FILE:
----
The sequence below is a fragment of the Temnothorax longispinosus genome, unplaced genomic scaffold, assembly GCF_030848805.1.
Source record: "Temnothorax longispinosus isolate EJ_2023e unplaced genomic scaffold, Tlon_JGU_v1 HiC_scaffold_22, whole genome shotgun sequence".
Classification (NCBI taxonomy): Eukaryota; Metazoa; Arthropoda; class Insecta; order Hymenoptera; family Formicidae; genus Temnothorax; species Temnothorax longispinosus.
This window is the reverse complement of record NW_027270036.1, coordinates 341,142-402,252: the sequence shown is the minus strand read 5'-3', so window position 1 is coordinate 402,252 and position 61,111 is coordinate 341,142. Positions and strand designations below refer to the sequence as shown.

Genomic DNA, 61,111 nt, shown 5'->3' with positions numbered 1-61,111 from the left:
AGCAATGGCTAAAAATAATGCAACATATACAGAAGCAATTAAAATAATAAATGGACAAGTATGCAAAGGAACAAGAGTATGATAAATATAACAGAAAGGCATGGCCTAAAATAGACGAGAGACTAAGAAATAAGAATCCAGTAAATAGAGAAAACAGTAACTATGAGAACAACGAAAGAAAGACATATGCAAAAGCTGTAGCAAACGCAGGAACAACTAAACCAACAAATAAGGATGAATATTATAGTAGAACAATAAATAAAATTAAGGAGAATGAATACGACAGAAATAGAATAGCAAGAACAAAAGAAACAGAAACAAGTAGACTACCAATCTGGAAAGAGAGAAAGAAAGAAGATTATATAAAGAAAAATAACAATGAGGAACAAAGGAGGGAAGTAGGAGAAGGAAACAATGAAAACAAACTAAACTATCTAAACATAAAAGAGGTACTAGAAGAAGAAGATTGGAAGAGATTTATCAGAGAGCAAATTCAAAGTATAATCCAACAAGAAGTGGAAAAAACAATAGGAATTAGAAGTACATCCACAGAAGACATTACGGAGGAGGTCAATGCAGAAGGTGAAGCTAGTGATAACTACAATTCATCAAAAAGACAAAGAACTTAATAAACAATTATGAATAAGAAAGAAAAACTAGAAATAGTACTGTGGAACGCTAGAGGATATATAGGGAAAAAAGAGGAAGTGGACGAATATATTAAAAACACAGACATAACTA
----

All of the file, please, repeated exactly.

The sequence below is a fragment of the Temnothorax longispinosus genome, unplaced genomic scaffold, assembly GCF_030848805.1.
Source record: "Temnothorax longispinosus isolate EJ_2023e unplaced genomic scaffold, Tlon_JGU_v1 HiC_scaffold_22, whole genome shotgun sequence".
Classification (NCBI taxonomy): Eukaryota; Metazoa; Arthropoda; class Insecta; order Hymenoptera; family Formicidae; genus Temnothorax; species Temnothorax longispinosus.
This window is the reverse complement of record NW_027270036.1, coordinates 341,142-402,252: the sequence shown is the minus strand read 5'-3', so window position 1 is coordinate 402,252 and position 61,111 is coordinate 341,142. Positions and strand designations below refer to the sequence as shown.

Genomic DNA, 61,111 nt, shown 5'->3' with positions numbered 1-61,111 from the left:
AGCAATGGCTAAAAATAATGCAACATATACAGAAGCAATTAAAATAATAAATGGACAAGTATGCAAAGGAACAAGAGTATGATAAATATAACAGAAAGGCATGGCCTAAAATAGACGAGAGACTAAGAAATAAGAATCCAGTAAATAGAGAAAACAGTAACTATGAGAACAACGAAAGAAAGACATATGCAAAAGCTGTAGCAAACGCAGGAACAACTAAACCAACAAATAAGGATGAATATTATAGTAGAACAATAAATAAAATTAAGGAGAATGAATACGACAGAAATAGAATAGCAAGAACAAAAGAAACAGAAACAAGTAGACTACCAATCTGGAAAGAGAGAAAGAAAGAAGATTATATAAAGAAAAATAACAATGAGGAACAAAGGAGGGAAGTAGGAGAAGGAAACAATGAAAACAAACTAAACTATCTAAACATAAAAGAGGTACTAGAAGAAGAAGATTGGAAGAGATTTATCAGAGAGCAAATTCAAAGTATAATCCAACAAGAAGTGGAAAAAACAATAGGAATTAGAAGTACATCCACAGAAGACATTACGGAGGAGGTCAATGCAGAAGGTGAAGCTAGTGATAACTACAATTCATCAAAAAGACAAAGAACTTAATAAACAATTATGAATAAGAAAGAAAAACTAGAAATAGTACTGTGGAACGCTAGAGGATATATAGGGAAAAAAGAGGAAGTGGACGAATATATTAAAAACACAGACATAACTA